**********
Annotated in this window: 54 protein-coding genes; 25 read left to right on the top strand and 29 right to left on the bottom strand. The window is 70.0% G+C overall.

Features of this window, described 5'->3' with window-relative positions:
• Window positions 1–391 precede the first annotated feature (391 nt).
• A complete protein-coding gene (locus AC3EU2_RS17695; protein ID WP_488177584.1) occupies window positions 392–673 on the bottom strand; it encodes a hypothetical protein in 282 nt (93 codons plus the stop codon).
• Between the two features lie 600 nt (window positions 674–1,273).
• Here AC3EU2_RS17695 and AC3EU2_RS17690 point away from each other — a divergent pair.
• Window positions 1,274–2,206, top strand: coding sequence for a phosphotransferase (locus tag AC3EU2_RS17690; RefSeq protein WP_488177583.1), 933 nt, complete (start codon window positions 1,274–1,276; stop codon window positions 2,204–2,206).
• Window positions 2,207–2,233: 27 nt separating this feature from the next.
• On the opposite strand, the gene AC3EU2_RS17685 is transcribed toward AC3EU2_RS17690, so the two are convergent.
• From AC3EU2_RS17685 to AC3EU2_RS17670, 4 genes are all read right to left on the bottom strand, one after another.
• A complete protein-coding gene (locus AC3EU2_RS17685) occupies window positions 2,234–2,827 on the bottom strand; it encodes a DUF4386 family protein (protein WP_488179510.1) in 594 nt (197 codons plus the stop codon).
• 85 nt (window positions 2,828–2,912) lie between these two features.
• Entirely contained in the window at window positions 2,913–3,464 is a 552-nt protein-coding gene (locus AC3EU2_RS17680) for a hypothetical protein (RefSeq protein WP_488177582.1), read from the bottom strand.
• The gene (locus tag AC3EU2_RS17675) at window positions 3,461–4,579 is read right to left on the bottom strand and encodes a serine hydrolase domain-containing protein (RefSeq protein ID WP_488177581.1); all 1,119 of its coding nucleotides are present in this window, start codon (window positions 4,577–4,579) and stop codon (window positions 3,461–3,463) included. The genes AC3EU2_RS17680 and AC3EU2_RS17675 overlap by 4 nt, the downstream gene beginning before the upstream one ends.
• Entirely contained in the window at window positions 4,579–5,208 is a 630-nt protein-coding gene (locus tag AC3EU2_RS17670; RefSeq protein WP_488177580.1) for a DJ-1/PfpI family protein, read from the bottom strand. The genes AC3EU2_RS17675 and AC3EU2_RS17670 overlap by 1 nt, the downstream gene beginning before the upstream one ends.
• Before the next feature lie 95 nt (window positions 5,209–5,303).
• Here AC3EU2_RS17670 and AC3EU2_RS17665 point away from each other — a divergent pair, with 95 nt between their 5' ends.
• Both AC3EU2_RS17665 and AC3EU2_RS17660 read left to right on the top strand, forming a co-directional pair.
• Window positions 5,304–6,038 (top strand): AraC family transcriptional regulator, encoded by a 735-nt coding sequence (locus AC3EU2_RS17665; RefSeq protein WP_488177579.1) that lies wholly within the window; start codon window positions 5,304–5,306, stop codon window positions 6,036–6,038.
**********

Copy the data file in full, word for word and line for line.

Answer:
Annotated in this window: 54 protein-coding genes; 25 read left to right on the top strand and 29 right to left on the bottom strand. The window is 70.0% G+C overall.

Features of this window, described 5'->3' with window-relative positions:
• Window positions 1–391 precede the first annotated feature (391 nt).
• A complete protein-coding gene (locus AC3EU2_RS17695; protein ID WP_488177584.1) occupies window positions 392–673 on the bottom strand; it encodes a hypothetical protein in 282 nt (93 codons plus the stop codon).
• Between the two features lie 600 nt (window positions 674–1,273).
• Here AC3EU2_RS17695 and AC3EU2_RS17690 point away from each other — a divergent pair.
• Window positions 1,274–2,206, top strand: coding sequence for a phosphotransferase (locus tag AC3EU2_RS17690; RefSeq protein WP_488177583.1), 933 nt, complete (start codon window positions 1,274–1,276; stop codon window positions 2,204–2,206).
• Window positions 2,207–2,233: 27 nt separating this feature from the next.
• On the opposite strand, the gene AC3EU2_RS17685 is transcribed toward AC3EU2_RS17690, so the two are convergent.
• From AC3EU2_RS17685 to AC3EU2_RS17670, 4 genes are all read right to left on the bottom strand, one after another.
• A complete protein-coding gene (locus AC3EU2_RS17685) occupies window positions 2,234–2,827 on the bottom strand; it encodes a DUF4386 family protein (protein WP_488179510.1) in 594 nt (197 codons plus the stop codon).
• 85 nt (window positions 2,828–2,912) lie between these two features.
• Entirely contained in the window at window positions 2,913–3,464 is a 552-nt protein-coding gene (locus AC3EU2_RS17680) for a hypothetical protein (RefSeq protein WP_488177582.1), read from the bottom strand.
• The gene (locus tag AC3EU2_RS17675) at window positions 3,461–4,579 is read right to left on the bottom strand and encodes a serine hydrolase domain-containing protein (RefSeq protein ID WP_488177581.1); all 1,119 of its coding nucleotides are present in this window, start codon (window positions 4,577–4,579) and stop codon (window positions 3,461–3,463) included. The genes AC3EU2_RS17680 and AC3EU2_RS17675 overlap by 4 nt, the downstream gene beginning before the upstream one ends.
• Entirely contained in the window at window positions 4,579–5,208 is a 630-nt protein-coding gene (locus tag AC3EU2_RS17670; RefSeq protein WP_488177580.1) for a DJ-1/PfpI family protein, read from the bottom strand. The genes AC3EU2_RS17675 and AC3EU2_RS17670 overlap by 1 nt, the downstream gene beginning before the upstream one ends.
• Before the next feature lie 95 nt (window positions 5,209–5,303).
• Here AC3EU2_RS17670 and AC3EU2_RS17665 point away from each other — a divergent pair, with 95 nt between their 5' ends.
• Both AC3EU2_RS17665 and AC3EU2_RS17660 read left to right on the top strand, forming a co-directional pair.
• Window positions 5,304–6,038 (top strand): AraC family transcriptional regulator, encoded by a 735-nt coding sequence (locus AC3EU2_RS17665; RefSeq protein WP_488177579.1) that lies wholly within the window; start codon window positions 5,304–5,306, stop codon window positions 6,036–6,038.